Mount Agung, Bali’s highest point with 3031m altitude is in eruptions right now. A sacred volcano considered as the home of the gods by the Balinese.
In this article, we will give you the maximum information and links on the ascent of the volcano Agung.
At this moment due to the eruption of Mount Agung, all climbing activity are prohibited and canceled. However an observation of the erupting Agung volcano can be made from some spot.
- 1 8 Things to Know Before Climbing Agung Volcano
- 1.1 How to go to Agung?
- 1.2 When to go to Agung?
- 1.3 Is there an entrance fee and how much?
- 1.4 Where to Sleep?
- 1.5 Where to find guides and porters? Is it necessary to use a guide?
- 1.6 Where to find camping equipment?
- 1.7 What to do around?
- 1.8 Customary rules that you must obey when climbing Mount Agung
- 2 Ascension of Agung Volcano
- 3 Hiking and Trekking of Agung Volcano
- 4 Mount Agung or Gunung Agung
- 5 Eruptions of Agung volcano
- 6 Analysis of monitoring data of Agung volcano (21/11 to 01/12/2017)
8 Things to Know Before Climbing Agung Volcano
How to go to Agung?
To climb to Mount Agung you can choose from 2 available paths, through Pura Pasar Agung or Pura Besakih. Generally, more climbers who choose the path through the Pura Besakih because it is more crowded with a closer distance.
How to go to Pura Besakih (Besakih Temple)?
By Private Car or Motorbike
If you decide to rent a motorbike or car in Bali then you can drive directly to Pura Besakih. Starting from Denpasar, drive east towards Klungkung. From Klungkung drive north while looking at the of traffic signs. After driving for approximately 2 hours from Denpasar and passing the uphill road you will arrive at the Besakih Temple.
By Public Transportation
From the place you stay or from hotels in the Bali, first head to Ubung Bus Station. From there look for a car to Klungkung. From Klungkung station, look for transportation to Besakih Temple. Transportation there is also called a bemo. This Bemo usually does not reach Pura Besakih, but before the road car, order to transfer to the temple. Later the driver will take you to the temple for an additional fee (or you can use ojek).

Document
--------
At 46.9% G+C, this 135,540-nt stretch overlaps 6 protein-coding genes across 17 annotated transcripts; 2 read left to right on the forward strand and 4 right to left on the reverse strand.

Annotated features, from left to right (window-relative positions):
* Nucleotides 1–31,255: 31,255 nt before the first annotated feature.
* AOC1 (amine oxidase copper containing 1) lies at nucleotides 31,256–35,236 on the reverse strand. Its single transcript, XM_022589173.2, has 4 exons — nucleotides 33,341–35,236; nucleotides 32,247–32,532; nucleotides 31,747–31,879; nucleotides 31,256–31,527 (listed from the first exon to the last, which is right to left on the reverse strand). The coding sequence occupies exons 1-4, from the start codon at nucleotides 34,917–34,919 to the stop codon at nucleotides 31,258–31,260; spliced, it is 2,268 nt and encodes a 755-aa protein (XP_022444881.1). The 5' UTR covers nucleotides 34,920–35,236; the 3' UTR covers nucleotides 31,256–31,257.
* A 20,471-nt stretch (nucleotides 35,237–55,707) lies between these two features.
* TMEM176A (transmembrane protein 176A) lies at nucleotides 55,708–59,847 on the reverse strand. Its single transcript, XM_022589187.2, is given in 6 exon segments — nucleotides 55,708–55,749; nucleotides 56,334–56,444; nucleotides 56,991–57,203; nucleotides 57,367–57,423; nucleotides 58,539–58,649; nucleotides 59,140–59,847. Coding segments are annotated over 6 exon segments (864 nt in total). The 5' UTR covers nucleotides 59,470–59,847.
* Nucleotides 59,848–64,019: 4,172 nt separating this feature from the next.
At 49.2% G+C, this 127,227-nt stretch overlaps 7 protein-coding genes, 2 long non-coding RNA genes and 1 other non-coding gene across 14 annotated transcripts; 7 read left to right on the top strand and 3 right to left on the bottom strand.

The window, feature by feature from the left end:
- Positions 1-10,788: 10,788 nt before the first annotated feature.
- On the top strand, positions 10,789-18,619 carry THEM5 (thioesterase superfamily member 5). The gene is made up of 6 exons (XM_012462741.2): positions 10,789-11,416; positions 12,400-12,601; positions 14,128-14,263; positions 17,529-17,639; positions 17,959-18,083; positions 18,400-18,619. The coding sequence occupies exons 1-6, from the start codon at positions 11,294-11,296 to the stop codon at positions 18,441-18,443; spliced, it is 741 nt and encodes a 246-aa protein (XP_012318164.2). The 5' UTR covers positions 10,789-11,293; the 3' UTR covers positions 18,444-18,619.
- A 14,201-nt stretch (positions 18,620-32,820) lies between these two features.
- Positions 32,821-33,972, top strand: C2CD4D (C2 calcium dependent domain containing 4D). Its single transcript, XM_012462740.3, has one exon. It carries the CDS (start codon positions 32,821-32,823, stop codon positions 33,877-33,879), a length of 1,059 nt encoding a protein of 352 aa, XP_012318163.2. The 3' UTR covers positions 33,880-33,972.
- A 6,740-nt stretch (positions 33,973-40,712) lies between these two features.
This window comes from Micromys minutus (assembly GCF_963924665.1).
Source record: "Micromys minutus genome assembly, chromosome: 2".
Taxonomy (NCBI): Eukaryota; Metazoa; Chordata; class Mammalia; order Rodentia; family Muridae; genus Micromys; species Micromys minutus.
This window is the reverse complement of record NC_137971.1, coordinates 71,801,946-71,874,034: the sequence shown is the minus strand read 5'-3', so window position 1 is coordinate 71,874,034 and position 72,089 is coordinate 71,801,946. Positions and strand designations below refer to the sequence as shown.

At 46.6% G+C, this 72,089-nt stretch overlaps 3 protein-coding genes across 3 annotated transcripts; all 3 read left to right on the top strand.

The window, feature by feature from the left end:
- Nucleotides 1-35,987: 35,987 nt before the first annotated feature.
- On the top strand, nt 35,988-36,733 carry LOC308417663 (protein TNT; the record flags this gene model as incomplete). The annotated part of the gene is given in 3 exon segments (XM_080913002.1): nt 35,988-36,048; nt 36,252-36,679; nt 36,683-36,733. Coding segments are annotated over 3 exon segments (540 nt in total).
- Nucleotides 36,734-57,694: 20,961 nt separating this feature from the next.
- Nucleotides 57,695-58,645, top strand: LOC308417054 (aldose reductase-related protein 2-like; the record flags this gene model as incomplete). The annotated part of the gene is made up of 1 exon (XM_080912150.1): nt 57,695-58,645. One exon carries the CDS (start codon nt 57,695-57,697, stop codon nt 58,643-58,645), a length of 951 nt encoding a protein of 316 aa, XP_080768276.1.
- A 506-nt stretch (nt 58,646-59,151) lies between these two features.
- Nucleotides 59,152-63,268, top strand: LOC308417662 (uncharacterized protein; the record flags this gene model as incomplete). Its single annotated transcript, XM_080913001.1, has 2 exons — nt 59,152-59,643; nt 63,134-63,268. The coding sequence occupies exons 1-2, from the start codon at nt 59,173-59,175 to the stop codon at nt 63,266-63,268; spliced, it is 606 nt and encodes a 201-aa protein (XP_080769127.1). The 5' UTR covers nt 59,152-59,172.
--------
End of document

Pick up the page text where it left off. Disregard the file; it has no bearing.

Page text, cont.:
How to go to Pura Pasar Agung?
There is no public transportation to go to Pura Pasar Agung, so you are advised to use a private car or rent a motorbike in Bali that is easy to find.
You only need to drive towards the direction of Karangasem, then you can see the signs on the road that show directions to Pura Pasar Agung. The trip from Denpasar will take approximately 3 hours drive
When to go to Agung?
It is better to climb the Agung during the dry season (from April to September) and preferably between June and September. The rest of the time the paths can be slippery and dangerous.
Climbing the Agung Volcano is forbidden when there is a ceremony at Besakih Temple (usually most of April) and at Pasar Agung Temple.
In addition, women who have menstruation period should not climb the sacred mountain.
If these bans are broken Balinese believe then that will happen a misfortune to climbers.
Is there an entrance fee and how much?
- Foreign Tourist IDR 100.000/person
- Local Tourist IDR 25.000/person
Where to Sleep?
In Bali the accommodation offer is the best in Indonesia you will find everything for all tastes and all price ranges.
If you make an ascent through the south face of Agung, I recommend the village of Sideman with beautiful accommodations in the middle of rice fields, with a view of the Agung volcano.
If you climb the north face of Agung, the best accommodations are in Amed by the sea.
Where to find guides and porters? Is it necessary to use a guide?
Because Mount Agung is one of the sacred mountains in Bali, it is highly recommended to use the services of a guide. This is also to avoid prohibitions that apply in the area of Mount Agung.
You can find a guide to climb Mount Agung around the foot of the mountain, both from Pasar Agung Temple and Besakih Temple